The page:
Holly Foster

Holly Foster

Holly Foster

Lead end user

The 2015 Productivity Commission’s report on natural disaster funding arrangements in Australia found that governments overinvest in post-disaster reconstruction and underinvest in mitigation activities that would limit the impact of natural disasters. Given the multitude of natural hazards that require mitigation and response from government agencies and the tighter budgets at both state and national levels, natural hazards managers are increasingly under pressure to justify the use and allocation of resources for mitigation efforts.
Research team:

What if an earthquake hit central Adelaide? A major flood on the Yarra River through Melbourne? A bushfire on the slopes of Mount Wellington over Hobart?

‘What if?’ scenario modelling through this project is helping government, planning authorities and emergency service agencies think through the costs and consequences of various options on preparing for major disasters on their infrastructure and natural environments and how these might change into the future.

The research is based on the premise that to reduce both the risk and cost of natural disasters, an integrated approach is needed to consider multiple hazards and a range of mitigation options.

Understanding the economic resilience of disaster-hit communities can help build more sustainable natural disaster recovery models that direct funding towards the most vulnerable individuals and groups. This is important because the immediate focus in the wake of natural hazards is typically placed on the emergency response, and it takes time to realise the economic effects of the disasters. This research project combines real life case studies, confidential ABS Longitudinal Census data, advanced disaster mapping, and empirical economic modelling to illustrate how recent natural disasters have impacted and rippled through communities and the broader economy over time. By exploring both sector-disaggregated and demographic-specific impacts, it helps policymakers better understand the socioeconomics of natural disasters and formulate public policies in a way that better distributes scarce budgets and resources towards vulnerable socio-economic groups and sectors of employment. This will help overcome the lack of estimates of the full economic impact of natural hazards covering all the affected sectors of the economy.
Research team:

Current government spending on natural disaster response is more than 20 times the spending on preparedness. Many climate-related natural hazards are increasing, along with the number of people living in hazard-prone areas. Large natural disasters also cross domains, moving from the private to the public realm, and shifting from a local, to a state or national concern. This raises the potential of future, unmanaged risks.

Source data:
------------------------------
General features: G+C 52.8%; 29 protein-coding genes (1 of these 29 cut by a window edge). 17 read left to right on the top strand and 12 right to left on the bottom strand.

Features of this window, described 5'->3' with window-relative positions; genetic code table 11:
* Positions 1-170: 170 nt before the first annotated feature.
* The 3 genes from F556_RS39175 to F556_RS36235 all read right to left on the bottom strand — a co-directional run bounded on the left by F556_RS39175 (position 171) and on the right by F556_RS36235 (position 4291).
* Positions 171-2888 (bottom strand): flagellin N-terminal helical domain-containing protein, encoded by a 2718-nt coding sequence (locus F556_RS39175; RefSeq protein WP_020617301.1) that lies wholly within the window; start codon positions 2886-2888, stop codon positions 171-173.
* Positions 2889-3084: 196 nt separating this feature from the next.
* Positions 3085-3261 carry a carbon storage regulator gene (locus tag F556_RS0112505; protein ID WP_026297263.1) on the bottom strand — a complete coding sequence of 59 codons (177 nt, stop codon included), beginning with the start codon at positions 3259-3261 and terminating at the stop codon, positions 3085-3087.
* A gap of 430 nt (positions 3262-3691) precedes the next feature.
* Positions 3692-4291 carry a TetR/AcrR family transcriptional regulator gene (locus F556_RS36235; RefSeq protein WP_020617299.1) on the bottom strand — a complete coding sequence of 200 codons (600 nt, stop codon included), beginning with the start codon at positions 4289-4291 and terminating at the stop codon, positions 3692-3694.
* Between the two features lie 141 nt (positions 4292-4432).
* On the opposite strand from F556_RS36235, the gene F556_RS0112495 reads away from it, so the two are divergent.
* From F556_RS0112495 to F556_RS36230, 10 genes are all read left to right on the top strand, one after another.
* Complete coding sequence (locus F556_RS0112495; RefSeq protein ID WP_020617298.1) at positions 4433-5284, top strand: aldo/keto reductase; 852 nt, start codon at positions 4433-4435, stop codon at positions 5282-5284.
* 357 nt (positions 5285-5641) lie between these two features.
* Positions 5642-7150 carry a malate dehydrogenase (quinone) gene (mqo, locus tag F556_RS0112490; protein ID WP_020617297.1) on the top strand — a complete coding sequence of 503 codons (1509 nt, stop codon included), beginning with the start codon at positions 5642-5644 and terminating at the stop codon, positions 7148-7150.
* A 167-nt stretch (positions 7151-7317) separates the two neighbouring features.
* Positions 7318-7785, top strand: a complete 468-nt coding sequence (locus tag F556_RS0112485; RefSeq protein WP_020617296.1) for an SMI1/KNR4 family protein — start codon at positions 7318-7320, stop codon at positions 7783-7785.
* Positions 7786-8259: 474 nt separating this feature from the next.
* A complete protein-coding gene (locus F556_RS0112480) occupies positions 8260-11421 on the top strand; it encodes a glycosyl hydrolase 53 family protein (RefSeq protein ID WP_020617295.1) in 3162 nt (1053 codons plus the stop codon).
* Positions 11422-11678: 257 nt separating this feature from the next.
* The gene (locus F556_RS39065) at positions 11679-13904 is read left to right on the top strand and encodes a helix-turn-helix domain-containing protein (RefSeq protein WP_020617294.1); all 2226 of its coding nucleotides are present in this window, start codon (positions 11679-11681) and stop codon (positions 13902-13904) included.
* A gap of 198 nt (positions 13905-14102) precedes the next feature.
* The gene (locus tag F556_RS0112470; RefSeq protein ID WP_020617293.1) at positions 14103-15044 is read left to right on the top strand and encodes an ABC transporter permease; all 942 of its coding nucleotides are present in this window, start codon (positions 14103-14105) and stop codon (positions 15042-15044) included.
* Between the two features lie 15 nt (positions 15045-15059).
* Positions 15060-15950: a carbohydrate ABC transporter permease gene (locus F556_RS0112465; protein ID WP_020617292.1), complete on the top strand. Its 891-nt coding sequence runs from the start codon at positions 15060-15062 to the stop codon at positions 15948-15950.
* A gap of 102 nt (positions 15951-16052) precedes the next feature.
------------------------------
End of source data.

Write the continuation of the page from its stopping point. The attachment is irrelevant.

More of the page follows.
This project, now in its utilisation phase, mapped a broad range of economic, social and environmental values and related them to natural hazards across several case studies. It explored who owns these values and what happens when they cross domains, as well as how a range of alternative strategies may contribute to improved resilience by sustaining economic, social and environmental values in a changing environment.

Research team:

This project is developing an index of the current state of disaster resilience in Australian communities – the Australian Natural Disaster Resilience Index. The Index is a tool for assessing the resilience of communities to natural hazards at a large scale and is designed to provide input into macro-level policy, strategic planning and community engagement activities at national, state and local government levels.

Deliverables will include development of disaster resilience indicators, maps of disaster resilience at multiples scales, a State of Disaster Resilience Report, and examples that use the Index in a natural hazard resilience planning context.

This new project commenced in July 2017, and aims to produce new and innovative ways of integrating urban planning and natural hazard risk management. It will increase the understanding of what planning and emergency management can and cannot do, separately and in synergy, and develop new approaches to applying tools and methods available to planning systems to the design and management of communities as they change.

This project, which began in July 2017, will address two complementary areas of research relating to the long term recovery of communities after a disaster.

Firstly, the project will investigate how a person’s history of moving house or town influences the likelihood of their willingness to dissolve social ties.

The second area will be an examination of the enablers and barriers to successful recovery using a framework of community capital and the tracking of capital flows. This will look at natural, cultural, human, social, political, built and financial capital resources, their interconnectedness and interactions in disaster recovery. Examination of these assets through case studies and working with end-users will identify both potential areas for improvements, as well as recognise what has worked well in recovering communities. This process will provide feedback and a guide for the planning of recovery activities in a range of communities.

Research team:

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